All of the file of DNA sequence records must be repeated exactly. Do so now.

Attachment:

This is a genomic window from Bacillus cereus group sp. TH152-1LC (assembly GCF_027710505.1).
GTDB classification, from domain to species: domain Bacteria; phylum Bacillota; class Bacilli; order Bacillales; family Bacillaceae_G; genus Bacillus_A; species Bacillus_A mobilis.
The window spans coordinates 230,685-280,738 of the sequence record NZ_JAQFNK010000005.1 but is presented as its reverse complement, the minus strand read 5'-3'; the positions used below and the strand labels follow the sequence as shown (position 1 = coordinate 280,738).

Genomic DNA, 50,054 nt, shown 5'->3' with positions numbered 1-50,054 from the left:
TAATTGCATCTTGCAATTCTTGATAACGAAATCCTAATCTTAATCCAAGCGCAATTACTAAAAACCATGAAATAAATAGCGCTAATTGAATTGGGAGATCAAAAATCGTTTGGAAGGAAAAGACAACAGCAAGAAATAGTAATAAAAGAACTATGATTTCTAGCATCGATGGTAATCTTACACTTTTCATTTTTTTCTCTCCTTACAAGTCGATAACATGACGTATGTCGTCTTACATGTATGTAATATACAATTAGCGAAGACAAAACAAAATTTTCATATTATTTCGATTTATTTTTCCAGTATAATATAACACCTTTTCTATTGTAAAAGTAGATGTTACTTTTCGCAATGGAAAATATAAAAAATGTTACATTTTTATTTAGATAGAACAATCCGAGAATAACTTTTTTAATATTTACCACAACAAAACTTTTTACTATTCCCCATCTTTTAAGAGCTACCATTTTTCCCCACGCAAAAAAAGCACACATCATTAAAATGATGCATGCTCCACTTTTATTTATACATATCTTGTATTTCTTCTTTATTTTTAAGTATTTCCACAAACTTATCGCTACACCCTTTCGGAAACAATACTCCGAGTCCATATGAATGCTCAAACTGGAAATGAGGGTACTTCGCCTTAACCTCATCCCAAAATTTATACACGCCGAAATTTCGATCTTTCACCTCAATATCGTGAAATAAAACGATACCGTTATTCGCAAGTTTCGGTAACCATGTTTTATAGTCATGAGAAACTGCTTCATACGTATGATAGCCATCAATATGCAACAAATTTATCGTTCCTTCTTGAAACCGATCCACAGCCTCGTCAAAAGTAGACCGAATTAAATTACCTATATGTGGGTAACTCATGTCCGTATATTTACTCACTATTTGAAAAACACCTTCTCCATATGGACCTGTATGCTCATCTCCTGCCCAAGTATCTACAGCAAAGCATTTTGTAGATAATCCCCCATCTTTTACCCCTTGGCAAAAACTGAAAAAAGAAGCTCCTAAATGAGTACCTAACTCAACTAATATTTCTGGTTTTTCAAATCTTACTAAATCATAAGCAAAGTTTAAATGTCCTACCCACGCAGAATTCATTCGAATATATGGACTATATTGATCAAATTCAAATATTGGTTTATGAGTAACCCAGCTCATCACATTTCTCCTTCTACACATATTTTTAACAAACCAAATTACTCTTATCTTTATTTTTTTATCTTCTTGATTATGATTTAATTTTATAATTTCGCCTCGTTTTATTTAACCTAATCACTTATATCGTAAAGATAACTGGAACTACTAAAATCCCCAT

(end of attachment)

This is a genomic window from Bacillus cereus group sp. TH152-1LC (assembly GCF_027710505.1).
GTDB classification, from domain to species: domain Bacteria; phylum Bacillota; class Bacilli; order Bacillales; family Bacillaceae_G; genus Bacillus_A; species Bacillus_A mobilis.
The window spans coordinates 230,685-280,738 of the sequence record NZ_JAQFNK010000005.1 but is presented as its reverse complement, the minus strand read 5'-3'; the positions used below and the strand labels follow the sequence as shown (position 1 = coordinate 280,738).

Genomic DNA, 50,054 nt, shown 5'->3' with positions numbered 1-50,054 from the left:
TAATTGCATCTTGCAATTCTTGATAACGAAATCCTAATCTTAATCCAAGCGCAATTACTAAAAACCATGAAATAAATAGCGCTAATTGAATTGGGAGATCAAAAATCGTTTGGAAGGAAAAGACAACAGCAAGAAATAGTAATAAAAGAACTATGATTTCTAGCATCGATGGTAATCTTACACTTTTCATTTTTTTCTCTCCTTACAAGTCGATAACATGACGTATGTCGTCTTACATGTATGTAATATACAATTAGCGAAGACAAAACAAAATTTTCATATTATTTCGATTTATTTTTCCAGTATAATATAACACCTTTTCTATTGTAAAAGTAGATGTTACTTTTCGCAATGGAAAATATAAAAAATGTTACATTTTTATTTAGATAGAACAATCCGAGAATAACTTTTTTAATATTTACCACAACAAAACTTTTTACTATTCCCCATCTTTTAAGAGCTACCATTTTTCCCCACGCAAAAAAAGCACACATCATTAAAATGATGCATGCTCCACTTTTATTTATACATATCTTGTATTTCTTCTTTATTTTTAAGTATTTCCACAAACTTATCGCTACACCCTTTCGGAAACAATACTCCGAGTCCATATGAATGCTCAAACTGGAAATGAGGGTACTTCGCCTTAACCTCATCCCAAAATTTATACACGCCGAAATTTCGATCTTTCACCTCAATATCGTGAAATAAAACGATACCGTTATTCGCAAGTTTCGGTAACCATGTTTTATAGTCATGAGAAACTGCTTCATACGTATGATAGCCATCAATATGCAACAAATTTATCGTTCCTTCTTGAAACCGATCCACAGCCTCGTCAAAAGTAGACCGAATTAAATTACCTATATGTGGGTAACTCATGTCCGTATATTTACTCACTATTTGAAAAACACCTTCTCCATATGGACCTGTATGCTCATCTCCTGCCCAAGTATCTACAGCAAAGCATTTTGTAGATAATCCCCCATCTTTTACCCCTTGGCAAAAACTGAAAAAAGAAGCTCCTAAATGAGTACCTAACTCAACTAATATTTCTGGTTTTTCAAATCTTACTAAATCATAAGCAAAGTTTAAATGTCCTACCCACGCAGAATTCATTCGAATATATGGACTATATTGATCAAATTCAAATATTGGTTTATGAGTAACCCAGCTCATCACATTTCTCCTTCTACACATATTTTTAACAAACCAAATTACTCTTATCTTTATTTTTTTATCTTCTTGATTATGATTTAATTTTATAATTTCGCCTCGTTTTATTTAACCTAATCACTTATATCGTAAAGATAACTGGAACTACTAAAATCCCCAT